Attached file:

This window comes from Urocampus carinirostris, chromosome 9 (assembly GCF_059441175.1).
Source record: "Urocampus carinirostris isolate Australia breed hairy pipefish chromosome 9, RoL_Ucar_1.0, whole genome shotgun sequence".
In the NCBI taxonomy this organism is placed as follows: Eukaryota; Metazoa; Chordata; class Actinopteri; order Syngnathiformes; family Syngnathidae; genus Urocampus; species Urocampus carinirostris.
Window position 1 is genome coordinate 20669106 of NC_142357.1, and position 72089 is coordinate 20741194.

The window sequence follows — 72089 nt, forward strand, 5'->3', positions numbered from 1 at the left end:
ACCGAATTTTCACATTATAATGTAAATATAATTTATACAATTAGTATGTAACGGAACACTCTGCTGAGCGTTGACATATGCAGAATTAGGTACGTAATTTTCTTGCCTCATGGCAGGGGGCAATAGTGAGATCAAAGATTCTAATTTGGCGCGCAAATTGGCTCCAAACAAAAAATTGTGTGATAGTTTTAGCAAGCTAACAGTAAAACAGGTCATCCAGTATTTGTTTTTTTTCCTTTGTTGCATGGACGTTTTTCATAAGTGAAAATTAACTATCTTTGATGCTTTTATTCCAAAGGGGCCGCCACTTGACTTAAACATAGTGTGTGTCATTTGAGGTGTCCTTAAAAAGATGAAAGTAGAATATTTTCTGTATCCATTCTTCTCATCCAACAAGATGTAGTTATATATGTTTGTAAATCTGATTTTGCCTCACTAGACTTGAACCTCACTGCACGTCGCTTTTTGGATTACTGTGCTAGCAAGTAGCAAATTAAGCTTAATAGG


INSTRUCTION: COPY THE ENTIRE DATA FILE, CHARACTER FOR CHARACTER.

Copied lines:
This window comes from Urocampus carinirostris, chromosome 9 (assembly GCF_059441175.1).
Source record: "Urocampus carinirostris isolate Australia breed hairy pipefish chromosome 9, RoL_Ucar_1.0, whole genome shotgun sequence".
In the NCBI taxonomy this organism is placed as follows: Eukaryota; Metazoa; Chordata; class Actinopteri; order Syngnathiformes; family Syngnathidae; genus Urocampus; species Urocampus carinirostris.
Window position 1 is genome coordinate 20669106 of NC_142357.1, and position 72089 is coordinate 20741194.

The window sequence follows — 72089 nt, forward strand, 5'->3', positions numbered from 1 at the left end:
ACCGAATTTTCACATTATAATGTAAATATAATTTATACAATTAGTATGTAACGGAACACTCTGCTGAGCGTTGACATATGCAGAATTAGGTACGTAATTTTCTTGCCTCATGGCAGGGGGCAATAGTGAGATCAAAGATTCTAATTTGGCGCGCAAATTGGCTCCAAACAAAAAATTGTGTGATAGTTTTAGCAAGCTAACAGTAAAACAGGTCATCCAGTATTTGTTTTTTTTCCTTTGTTGCATGGACGTTTTTCATAAGTGAAAATTAACTATCTTTGATGCTTTTATTCCAAAGGGGCCGCCACTTGACTTAAACATAGTGTGTGTCATTTGAGGTGTCCTTAAAAAGATGAAAGTAGAATATTTTCTGTATCCATTCTTCTCATCCAACAAGATGTAGTTATATATGTTTGTAAATCTGATTTTGCCTCACTAGACTTGAACCTCACTGCACGTCGCTTTTTGGATTACTGTGCTAGCAAGTAGCAAATTAAGCTTAATAGG